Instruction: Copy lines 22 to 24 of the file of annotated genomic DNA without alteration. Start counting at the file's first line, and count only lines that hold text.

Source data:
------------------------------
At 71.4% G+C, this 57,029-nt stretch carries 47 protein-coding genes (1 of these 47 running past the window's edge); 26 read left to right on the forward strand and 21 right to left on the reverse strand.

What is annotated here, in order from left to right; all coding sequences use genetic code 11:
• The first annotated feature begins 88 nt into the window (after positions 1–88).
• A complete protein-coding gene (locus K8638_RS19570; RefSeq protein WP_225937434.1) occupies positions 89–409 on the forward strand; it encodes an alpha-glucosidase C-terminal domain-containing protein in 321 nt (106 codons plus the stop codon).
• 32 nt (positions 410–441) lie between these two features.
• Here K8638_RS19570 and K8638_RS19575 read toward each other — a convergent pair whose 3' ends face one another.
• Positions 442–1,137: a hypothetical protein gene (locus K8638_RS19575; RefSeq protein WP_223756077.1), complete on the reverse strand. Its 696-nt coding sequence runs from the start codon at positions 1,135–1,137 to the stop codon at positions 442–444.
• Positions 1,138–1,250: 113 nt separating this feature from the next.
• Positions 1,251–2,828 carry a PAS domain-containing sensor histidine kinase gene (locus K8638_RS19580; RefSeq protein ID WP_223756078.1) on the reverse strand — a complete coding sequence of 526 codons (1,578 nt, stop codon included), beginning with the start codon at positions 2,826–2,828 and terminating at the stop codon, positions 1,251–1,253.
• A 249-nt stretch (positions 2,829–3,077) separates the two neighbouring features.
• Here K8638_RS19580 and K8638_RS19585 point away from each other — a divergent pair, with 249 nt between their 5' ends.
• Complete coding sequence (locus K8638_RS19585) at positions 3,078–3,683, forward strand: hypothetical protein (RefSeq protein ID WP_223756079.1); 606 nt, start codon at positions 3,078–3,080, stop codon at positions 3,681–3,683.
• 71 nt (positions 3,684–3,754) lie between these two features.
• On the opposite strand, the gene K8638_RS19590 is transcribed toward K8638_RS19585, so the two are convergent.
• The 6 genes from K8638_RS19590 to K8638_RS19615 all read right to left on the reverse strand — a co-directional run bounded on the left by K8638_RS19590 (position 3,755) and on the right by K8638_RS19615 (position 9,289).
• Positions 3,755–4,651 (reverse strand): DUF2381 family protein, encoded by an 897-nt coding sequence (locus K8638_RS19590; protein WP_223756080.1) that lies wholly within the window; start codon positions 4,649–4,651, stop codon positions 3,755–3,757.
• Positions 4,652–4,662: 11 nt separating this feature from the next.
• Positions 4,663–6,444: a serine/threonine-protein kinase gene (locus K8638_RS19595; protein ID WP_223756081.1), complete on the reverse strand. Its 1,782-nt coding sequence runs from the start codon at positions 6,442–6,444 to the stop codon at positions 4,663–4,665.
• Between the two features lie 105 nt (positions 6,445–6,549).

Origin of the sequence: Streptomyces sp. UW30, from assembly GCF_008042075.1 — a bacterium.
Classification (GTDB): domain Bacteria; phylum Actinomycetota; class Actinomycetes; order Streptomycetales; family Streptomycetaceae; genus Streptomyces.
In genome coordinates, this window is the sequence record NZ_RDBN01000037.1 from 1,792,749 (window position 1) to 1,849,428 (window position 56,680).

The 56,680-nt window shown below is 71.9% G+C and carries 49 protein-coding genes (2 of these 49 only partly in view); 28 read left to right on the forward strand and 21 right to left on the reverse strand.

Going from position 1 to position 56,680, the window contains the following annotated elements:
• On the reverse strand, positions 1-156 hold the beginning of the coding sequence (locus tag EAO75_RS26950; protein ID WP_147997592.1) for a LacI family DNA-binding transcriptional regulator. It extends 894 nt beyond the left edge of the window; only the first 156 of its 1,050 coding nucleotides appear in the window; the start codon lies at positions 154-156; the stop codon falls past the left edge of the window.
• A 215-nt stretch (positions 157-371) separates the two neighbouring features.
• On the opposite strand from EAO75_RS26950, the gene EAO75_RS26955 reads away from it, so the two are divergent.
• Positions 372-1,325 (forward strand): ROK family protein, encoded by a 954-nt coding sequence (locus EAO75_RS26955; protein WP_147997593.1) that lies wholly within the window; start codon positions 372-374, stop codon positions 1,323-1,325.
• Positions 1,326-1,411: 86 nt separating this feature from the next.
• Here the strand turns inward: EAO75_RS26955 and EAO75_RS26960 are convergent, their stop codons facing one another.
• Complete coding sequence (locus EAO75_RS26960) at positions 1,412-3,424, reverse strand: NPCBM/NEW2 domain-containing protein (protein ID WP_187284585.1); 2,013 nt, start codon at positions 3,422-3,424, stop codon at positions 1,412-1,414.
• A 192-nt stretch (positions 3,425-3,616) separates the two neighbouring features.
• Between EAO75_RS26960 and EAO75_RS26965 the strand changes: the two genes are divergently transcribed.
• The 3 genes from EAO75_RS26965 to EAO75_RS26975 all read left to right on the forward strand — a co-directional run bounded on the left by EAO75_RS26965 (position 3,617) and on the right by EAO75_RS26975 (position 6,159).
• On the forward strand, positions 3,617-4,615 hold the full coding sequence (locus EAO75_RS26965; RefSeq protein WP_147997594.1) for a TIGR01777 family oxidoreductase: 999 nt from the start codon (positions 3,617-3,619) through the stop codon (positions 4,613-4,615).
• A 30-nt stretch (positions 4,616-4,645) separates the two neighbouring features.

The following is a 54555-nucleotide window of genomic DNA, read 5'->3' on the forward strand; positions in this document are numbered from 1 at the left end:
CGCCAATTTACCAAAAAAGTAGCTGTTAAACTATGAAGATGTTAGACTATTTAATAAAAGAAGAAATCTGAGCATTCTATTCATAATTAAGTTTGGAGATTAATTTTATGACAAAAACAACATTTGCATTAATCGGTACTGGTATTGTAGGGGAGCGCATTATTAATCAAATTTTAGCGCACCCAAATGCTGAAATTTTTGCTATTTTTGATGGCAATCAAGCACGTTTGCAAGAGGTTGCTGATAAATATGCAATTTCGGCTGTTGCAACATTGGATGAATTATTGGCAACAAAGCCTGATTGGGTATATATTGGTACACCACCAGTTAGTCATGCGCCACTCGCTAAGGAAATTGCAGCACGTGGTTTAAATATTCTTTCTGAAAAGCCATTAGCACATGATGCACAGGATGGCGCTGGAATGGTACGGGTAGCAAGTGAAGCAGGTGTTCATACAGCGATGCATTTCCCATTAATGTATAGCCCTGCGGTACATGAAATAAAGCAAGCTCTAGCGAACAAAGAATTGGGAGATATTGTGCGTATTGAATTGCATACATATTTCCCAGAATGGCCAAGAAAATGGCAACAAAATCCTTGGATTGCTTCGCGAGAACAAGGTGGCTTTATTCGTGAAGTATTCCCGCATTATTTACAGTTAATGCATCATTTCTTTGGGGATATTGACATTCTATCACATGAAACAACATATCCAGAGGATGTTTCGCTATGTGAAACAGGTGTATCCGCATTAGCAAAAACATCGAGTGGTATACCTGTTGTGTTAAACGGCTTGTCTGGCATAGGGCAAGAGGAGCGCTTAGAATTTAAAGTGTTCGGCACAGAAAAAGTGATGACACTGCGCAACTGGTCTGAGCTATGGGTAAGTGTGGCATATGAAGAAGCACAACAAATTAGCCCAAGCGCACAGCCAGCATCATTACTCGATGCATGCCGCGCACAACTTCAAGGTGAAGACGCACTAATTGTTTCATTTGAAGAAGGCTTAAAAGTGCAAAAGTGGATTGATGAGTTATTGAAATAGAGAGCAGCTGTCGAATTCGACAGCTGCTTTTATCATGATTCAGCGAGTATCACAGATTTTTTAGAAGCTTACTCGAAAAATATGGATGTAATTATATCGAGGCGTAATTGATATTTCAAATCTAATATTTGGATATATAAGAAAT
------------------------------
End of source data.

In genome coordinates, this window is the sequence record NZ_RDBN01000037.1 from 1,792,749 (window position 1) to 1,849,428 (window position 56,680).

The 56,680-nt window shown below is 71.9% G+C and carries 49 protein-coding genes (2 of these 49 only partly in view); 28 read left to right on the forward strand and 21 right to left on the reverse strand.

Going from position 1 to position 56,680, the window contains the following annotated elements: